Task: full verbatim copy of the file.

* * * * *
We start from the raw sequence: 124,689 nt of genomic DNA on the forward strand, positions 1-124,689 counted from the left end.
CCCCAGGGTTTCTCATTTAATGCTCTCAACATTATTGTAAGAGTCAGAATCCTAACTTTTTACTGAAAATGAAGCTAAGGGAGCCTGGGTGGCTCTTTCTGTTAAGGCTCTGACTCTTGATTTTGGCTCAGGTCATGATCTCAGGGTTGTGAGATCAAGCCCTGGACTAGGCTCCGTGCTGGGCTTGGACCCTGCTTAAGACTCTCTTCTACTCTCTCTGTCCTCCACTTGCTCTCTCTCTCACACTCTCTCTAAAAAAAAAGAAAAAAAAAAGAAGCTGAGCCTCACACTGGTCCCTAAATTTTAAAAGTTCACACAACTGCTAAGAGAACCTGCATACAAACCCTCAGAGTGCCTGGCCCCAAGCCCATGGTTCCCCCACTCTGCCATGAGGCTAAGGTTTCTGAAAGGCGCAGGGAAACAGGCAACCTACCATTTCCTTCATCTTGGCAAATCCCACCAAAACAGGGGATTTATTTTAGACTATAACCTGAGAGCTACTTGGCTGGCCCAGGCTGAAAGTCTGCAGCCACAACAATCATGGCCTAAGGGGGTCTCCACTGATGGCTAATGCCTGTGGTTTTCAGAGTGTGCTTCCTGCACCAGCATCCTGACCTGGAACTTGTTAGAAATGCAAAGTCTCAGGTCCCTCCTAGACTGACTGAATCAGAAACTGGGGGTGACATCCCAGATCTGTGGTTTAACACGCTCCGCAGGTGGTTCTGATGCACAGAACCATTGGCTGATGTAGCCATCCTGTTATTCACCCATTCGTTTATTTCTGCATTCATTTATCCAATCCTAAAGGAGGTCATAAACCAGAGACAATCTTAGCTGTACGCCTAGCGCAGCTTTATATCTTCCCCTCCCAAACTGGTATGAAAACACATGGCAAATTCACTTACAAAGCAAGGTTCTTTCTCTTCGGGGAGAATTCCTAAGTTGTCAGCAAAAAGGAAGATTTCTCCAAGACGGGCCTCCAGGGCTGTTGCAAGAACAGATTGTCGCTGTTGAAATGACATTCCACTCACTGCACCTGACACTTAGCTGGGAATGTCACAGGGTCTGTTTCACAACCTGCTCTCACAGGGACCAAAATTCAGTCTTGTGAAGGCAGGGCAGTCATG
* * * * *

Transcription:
We start from the raw sequence: 124,689 nt of genomic DNA on the forward strand, positions 1-124,689 counted from the left end.
CCCCAGGGTTTCTCATTTAATGCTCTCAACATTATTGTAAGAGTCAGAATCCTAACTTTTTACTGAAAATGAAGCTAAGGGAGCCTGGGTGGCTCTTTCTGTTAAGGCTCTGACTCTTGATTTTGGCTCAGGTCATGATCTCAGGGTTGTGAGATCAAGCCCTGGACTAGGCTCCGTGCTGGGCTTGGACCCTGCTTAAGACTCTCTTCTACTCTCTCTGTCCTCCACTTGCTCTCTCTCTCACACTCTCTCTAAAAAAAAAGAAAAAAAAAAGAAGCTGAGCCTCACACTGGTCCCTAAATTTTAAAAGTTCACACAACTGCTAAGAGAACCTGCATACAAACCCTCAGAGTGCCTGGCCCCAAGCCCATGGTTCCCCCACTCTGCCATGAGGCTAAGGTTTCTGAAAGGCGCAGGGAAACAGGCAACCTACCATTTCCTTCATCTTGGCAAATCCCACCAAAACAGGGGATTTATTTTAGACTATAACCTGAGAGCTACTTGGCTGGCCCAGGCTGAAAGTCTGCAGCCACAACAATCATGGCCTAAGGGGGTCTCCACTGATGGCTAATGCCTGTGGTTTTCAGAGTGTGCTTCCTGCACCAGCATCCTGACCTGGAACTTGTTAGAAATGCAAAGTCTCAGGTCCCTCCTAGACTGACTGAATCAGAAACTGGGGGTGACATCCCAGATCTGTGGTTTAACACGCTCCGCAGGTGGTTCTGATGCACAGAACCATTGGCTGATGTAGCCATCCTGTTATTCACCCATTCGTTTATTTCTGCATTCATTTATCCAATCCTAAAGGAGGTCATAAACCAGAGACAATCTTAGCTGTACGCCTAGCGCAGCTTTATATCTTCCCCTCCCAAACTGGTATGAAAACACATGGCAAATTCACTTACAAAGCAAGGTTCTTTCTCTTCGGGGAGAATTCCTAAGTTGTCAGCAAAAAGGAAGATTTCTCCAAGACGGGCCTCCAGGGCTGTTGCAAGAACAGATTGTCGCTGTTGAAATGACATTCCACTCACTGCACCTGACACTTAGCTGGGAATGTCACAGGGTCTGTTTCACAACCTGCTCTCACAGGGACCAAAATTCAGTCTTGTGAAGGCAGGGCAGTCATG